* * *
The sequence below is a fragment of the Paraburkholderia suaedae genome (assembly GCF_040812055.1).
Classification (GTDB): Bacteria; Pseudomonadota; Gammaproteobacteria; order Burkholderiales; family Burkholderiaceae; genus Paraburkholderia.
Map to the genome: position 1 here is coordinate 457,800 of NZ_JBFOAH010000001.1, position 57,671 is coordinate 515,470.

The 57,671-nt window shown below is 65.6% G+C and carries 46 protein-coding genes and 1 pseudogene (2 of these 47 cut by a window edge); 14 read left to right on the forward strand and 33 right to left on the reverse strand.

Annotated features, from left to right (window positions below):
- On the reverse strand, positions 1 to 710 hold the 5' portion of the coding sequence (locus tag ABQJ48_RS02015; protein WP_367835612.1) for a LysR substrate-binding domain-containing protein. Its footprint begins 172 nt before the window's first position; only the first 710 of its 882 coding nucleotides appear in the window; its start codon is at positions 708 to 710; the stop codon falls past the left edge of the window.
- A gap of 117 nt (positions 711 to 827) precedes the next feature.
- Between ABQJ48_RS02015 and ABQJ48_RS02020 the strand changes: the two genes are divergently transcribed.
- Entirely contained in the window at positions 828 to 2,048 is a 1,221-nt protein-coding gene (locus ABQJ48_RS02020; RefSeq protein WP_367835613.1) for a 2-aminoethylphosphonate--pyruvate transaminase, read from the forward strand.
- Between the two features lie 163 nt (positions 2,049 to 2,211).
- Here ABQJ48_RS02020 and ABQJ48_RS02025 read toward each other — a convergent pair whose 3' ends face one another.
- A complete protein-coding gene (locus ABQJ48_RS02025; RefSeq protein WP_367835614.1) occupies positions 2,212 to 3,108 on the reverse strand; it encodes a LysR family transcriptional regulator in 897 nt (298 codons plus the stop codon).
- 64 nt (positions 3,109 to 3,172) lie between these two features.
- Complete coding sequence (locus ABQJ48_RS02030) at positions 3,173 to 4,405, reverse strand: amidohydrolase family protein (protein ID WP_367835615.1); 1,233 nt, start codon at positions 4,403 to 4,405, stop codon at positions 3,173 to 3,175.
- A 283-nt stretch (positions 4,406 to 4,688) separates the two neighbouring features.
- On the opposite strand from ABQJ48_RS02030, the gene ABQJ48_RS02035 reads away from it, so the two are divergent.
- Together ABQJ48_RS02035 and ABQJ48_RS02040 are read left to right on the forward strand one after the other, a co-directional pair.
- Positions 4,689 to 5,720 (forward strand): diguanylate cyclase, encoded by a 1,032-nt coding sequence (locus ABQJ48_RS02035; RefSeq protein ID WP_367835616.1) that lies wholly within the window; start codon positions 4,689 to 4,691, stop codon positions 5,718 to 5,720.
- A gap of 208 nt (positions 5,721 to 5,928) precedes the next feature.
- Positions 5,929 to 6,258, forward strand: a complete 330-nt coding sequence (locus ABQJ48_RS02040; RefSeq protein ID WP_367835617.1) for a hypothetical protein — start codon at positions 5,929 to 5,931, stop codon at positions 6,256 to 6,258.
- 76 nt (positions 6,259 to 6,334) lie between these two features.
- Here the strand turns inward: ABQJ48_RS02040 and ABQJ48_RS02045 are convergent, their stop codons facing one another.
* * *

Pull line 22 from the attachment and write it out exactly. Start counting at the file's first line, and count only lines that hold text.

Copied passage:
- Here the strand turns inward: ABQJ48_RS02040 and ABQJ48_RS02045 are convergent, their stop codons facing one another.